Canada’s quarterly Hog Statistics Report, released last week, confirmed expectations that the swine herd continues to shrink, but the breeding herd reduction was smaller than I had expected given the Canadian herd buyouts of 2009.
Stats Canada estimates that Canada’s herd numbered 11.63 million head on Jan. 1, 5.5% smaller than last year’s 12.18 million head. The largest Jan.1 swine herd was in 2006, when Canadian farms had 15.11 million head in inventory.
The reduction was relatively balanced, with eastern herds having 6.974 million head, 5.2% fewer than last year, and western herds having 4.836 million head, 3.6% fewer than last year. Inventories declined in all of the major hog-producing provinces (Quebec and Ontario in the east and Alberta, Saskatchewan and Manitoba in the west). The smallest decline (1.9%) was in Manitoba and the largest decline (7.6%), interestingly, was in Quebec, the province with the highest levels of government support for producers.
Canada’s market hog inventory (called “All Other Pigs” in the Hog Statistics report) was 5.5% lower than one year ago at 10.295 million head. The fact that the declines in market inventories and the breeding herd are reasonably close in magnitude indicates the declining role of feeder and weaner pigs exports to the United States. There was a time that a larger breeding herd and lower stocks of market pigs were common. Not so now.
Figure 1 shows the year-on-year change in the quarterly breeding herd estimates for Canada, the United States and the two combined herds. Figure 2 shows the actual sizes of the separate and combined herds. The U.S. herd is now 6.2% smaller than at its cyclical peak of December 2007, while the Canadian herd is 18.3% smaller than its all-time high of 1.634 million head in January 2005. The combined herd is at 7.185 million head, 7.4% lower than at its peak in December 2007/January 2008.
Sow-Pig Numbers Don’t Jibe
Statistics Canada pegged the Jan. 1 breeding herd at 1.335 million head, 4.3% lower than one year ago. I’m a bit surprised by that number given the buyout programs and continued poor financial circumstances for Canadian producers. The Canadian herd was 4.8% smaller than last year in October and I really expected that percentage decline to grow slightly with the January report after last year’s difficulties with exports and H1N1 in the United States left prices for both countries disappointingly low.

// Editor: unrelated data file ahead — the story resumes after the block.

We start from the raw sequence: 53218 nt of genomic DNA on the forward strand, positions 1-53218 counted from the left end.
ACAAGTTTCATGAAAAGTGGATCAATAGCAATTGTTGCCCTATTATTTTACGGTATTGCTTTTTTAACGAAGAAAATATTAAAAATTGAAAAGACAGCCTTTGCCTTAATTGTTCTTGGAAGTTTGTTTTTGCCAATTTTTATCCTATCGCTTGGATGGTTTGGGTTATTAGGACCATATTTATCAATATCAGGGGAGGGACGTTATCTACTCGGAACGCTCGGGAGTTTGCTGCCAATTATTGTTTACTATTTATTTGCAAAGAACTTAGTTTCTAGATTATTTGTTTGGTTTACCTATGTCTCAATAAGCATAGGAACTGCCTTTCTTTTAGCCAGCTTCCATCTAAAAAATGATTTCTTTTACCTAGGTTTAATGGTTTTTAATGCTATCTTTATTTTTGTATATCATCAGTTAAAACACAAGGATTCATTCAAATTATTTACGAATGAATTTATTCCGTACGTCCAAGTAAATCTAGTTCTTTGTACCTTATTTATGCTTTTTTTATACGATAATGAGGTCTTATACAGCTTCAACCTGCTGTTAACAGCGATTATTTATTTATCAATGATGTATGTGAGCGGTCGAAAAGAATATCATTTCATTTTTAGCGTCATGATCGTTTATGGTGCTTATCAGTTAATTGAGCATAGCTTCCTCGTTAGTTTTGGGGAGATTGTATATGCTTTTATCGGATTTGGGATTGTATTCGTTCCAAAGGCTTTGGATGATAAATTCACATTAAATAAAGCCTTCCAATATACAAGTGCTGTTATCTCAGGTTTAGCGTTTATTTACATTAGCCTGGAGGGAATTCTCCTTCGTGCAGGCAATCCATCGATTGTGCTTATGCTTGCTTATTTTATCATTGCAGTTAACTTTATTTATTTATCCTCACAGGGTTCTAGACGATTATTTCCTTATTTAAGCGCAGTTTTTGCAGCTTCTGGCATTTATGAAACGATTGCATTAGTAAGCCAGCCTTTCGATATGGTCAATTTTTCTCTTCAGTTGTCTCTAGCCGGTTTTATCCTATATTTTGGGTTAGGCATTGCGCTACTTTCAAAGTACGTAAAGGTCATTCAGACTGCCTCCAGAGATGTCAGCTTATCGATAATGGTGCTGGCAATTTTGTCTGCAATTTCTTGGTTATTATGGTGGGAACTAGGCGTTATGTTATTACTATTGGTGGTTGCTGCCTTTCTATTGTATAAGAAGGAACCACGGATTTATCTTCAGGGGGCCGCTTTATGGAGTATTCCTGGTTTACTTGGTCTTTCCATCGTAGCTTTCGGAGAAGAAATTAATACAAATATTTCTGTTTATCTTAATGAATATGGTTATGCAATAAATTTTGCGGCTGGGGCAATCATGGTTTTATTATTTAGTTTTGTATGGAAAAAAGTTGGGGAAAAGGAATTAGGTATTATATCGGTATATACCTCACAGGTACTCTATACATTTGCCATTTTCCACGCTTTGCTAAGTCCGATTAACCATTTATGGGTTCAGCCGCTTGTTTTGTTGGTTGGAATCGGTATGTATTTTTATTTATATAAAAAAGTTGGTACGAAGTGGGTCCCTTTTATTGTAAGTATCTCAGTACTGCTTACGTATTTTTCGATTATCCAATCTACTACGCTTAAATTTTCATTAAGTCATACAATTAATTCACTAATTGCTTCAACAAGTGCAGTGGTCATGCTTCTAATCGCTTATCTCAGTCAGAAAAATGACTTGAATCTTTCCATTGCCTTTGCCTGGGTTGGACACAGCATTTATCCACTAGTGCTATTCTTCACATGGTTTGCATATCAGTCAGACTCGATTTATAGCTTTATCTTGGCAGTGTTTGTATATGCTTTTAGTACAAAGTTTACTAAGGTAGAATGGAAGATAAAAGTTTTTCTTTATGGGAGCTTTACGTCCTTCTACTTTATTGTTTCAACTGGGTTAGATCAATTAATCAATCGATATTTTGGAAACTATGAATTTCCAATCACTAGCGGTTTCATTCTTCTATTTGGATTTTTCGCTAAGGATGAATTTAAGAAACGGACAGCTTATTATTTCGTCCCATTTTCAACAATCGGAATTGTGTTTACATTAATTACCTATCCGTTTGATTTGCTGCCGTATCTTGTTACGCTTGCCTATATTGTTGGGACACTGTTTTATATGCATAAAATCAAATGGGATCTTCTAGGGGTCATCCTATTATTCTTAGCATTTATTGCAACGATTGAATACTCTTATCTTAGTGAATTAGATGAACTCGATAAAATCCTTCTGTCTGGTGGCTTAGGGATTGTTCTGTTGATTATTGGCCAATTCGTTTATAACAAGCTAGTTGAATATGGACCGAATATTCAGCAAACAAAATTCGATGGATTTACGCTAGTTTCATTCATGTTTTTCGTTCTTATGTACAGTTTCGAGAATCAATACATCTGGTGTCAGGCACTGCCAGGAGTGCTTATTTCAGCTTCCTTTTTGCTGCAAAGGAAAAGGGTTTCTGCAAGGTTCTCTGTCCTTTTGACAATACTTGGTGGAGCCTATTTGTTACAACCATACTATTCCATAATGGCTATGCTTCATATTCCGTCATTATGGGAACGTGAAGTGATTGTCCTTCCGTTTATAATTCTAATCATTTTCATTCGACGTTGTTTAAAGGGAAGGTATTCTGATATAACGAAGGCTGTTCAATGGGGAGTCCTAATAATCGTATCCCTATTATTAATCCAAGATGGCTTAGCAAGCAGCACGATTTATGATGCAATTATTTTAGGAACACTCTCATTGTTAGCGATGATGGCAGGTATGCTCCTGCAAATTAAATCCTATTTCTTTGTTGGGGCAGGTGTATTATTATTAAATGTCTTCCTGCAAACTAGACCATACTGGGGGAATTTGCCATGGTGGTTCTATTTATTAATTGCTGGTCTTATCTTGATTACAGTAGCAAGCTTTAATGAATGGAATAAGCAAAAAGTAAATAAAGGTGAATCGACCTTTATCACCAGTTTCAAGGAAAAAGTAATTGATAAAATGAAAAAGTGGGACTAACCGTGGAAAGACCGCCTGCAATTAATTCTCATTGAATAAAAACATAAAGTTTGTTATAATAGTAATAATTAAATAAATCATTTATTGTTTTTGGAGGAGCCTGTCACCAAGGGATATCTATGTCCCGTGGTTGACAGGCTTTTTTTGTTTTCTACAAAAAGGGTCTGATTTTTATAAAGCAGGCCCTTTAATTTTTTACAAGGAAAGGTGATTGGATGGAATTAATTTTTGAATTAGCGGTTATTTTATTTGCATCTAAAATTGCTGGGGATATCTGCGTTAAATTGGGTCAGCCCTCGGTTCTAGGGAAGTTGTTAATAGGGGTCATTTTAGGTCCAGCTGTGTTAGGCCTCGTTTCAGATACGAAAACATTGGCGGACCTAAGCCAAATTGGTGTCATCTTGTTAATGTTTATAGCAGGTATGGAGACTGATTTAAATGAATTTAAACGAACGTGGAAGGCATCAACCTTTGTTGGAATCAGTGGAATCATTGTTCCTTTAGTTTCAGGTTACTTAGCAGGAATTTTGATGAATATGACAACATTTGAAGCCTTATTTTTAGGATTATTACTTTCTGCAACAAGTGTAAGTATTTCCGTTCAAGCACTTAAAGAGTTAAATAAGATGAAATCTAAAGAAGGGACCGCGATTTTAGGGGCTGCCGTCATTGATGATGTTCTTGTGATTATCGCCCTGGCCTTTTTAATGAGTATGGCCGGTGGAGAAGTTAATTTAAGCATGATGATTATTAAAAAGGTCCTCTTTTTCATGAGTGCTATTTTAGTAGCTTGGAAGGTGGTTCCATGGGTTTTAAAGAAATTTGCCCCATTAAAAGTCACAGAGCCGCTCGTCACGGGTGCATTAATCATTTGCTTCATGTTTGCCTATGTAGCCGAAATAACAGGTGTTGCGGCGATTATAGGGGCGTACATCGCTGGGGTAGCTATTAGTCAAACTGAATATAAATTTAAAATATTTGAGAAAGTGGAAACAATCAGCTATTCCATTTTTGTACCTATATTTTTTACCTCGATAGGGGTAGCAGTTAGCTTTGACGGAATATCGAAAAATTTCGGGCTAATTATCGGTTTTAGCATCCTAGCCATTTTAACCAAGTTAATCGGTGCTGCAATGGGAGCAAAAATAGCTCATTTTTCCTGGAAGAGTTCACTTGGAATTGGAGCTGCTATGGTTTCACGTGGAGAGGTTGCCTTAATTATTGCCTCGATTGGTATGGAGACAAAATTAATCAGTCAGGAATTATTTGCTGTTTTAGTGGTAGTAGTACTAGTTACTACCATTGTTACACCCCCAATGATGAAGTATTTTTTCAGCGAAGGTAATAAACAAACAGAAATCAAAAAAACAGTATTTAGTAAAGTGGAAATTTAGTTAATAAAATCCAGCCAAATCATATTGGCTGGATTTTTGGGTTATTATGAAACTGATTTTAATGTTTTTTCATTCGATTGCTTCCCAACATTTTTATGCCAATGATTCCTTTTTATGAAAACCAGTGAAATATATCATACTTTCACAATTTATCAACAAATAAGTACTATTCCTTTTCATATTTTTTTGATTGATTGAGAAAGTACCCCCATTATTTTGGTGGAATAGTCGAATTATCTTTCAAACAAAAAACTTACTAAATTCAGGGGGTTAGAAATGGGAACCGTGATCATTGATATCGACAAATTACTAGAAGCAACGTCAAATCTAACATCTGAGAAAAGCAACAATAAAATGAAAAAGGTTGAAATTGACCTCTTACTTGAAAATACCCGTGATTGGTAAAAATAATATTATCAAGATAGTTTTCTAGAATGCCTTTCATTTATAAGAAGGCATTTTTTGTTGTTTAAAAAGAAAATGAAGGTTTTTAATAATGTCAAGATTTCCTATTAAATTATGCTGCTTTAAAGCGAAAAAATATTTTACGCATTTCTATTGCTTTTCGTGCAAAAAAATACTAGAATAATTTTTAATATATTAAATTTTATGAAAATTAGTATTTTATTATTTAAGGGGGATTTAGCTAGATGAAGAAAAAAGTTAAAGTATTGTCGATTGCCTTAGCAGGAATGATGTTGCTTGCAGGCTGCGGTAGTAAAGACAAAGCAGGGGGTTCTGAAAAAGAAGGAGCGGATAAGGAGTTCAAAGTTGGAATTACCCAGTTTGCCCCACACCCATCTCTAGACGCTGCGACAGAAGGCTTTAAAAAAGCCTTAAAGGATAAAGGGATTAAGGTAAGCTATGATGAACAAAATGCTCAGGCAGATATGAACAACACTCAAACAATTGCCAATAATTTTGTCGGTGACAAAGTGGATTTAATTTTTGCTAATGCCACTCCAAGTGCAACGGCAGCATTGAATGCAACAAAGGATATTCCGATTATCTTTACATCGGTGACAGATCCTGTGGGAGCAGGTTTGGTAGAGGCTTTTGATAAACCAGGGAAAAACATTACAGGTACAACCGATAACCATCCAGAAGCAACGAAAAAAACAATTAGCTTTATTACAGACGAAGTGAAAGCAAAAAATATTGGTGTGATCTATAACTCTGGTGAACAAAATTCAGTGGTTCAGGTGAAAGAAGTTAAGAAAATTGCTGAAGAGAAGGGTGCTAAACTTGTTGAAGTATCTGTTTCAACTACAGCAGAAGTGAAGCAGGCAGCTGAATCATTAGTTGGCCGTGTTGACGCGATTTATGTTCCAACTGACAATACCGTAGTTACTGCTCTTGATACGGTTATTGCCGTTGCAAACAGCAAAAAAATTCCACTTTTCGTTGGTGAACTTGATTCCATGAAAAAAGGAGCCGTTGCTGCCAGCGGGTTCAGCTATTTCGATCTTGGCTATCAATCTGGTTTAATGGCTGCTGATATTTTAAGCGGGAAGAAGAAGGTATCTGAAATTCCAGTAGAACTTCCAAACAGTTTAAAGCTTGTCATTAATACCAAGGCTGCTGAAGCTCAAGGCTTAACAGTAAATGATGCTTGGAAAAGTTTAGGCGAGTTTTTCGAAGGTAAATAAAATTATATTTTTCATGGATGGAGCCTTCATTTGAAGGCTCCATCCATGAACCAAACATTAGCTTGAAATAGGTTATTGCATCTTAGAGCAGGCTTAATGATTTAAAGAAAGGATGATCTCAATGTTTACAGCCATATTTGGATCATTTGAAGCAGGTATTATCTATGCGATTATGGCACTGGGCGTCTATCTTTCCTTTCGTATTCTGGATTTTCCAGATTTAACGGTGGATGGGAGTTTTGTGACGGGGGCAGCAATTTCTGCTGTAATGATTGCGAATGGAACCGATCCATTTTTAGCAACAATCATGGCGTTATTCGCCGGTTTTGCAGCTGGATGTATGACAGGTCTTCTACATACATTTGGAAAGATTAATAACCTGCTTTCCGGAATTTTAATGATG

Further, the report contains two items that, to me, do not fit with a “down 4.3%” breeding herd at all. October-December farrowings were estimated to have been 724,600, 7.9% lower than last year while the Oct-Dec pig crop was estimated to number 7.804 million head, 7.7% lower than last year (see Figure 2 and 3). Those numbers do not fit together well at a time when U.S. producers are increasing productivity at a record pace. I realize that the Canadian herd was generally more productive to begin with, but these numbers suggest a big reduction in efficiency unless some other factor is at work.
That “other factor” could be that there were sows in that count that were never bred last summer and fall or that are awaiting the last buyout tender. The first would have left the pig crop lower than normal and the last could mean an inflated sow herd figure. But with feed costs still high, and the retroactive feature of the government’s transition program, I’m not sure why anyone would keep extra sows around.
I’ll remain suspicious of the sow herd estimate until I see more data. This same thing happened two years ago, I believe, and Statistics Canada later released revisions that brought the sow herd estimate much closer to the pig crop and farrowing numbers.
Finally, the decline of both countries’ pig numbers (Figure 4) does not necessarily mean lower production. Figure 5 shows quarterly production in carcass weight for each country and for both combined. Canada’s output has been within 50 million pounds of 1 billion pounds/ per quarter since 2002. Even as pig numbers have fallen, Canadians have continued to produce the same amount of pork. Meanwhile, higher productivity and imports from Canada pushed U.S. production higher and higher – until last year. Note the leveling of the U.S. and “total” trends since the circovirus vaccine -induced jump in output in late 2007.
Click to view graphs.
Steve R. Meyer, Ph.D.
Paragon Economics, Inc.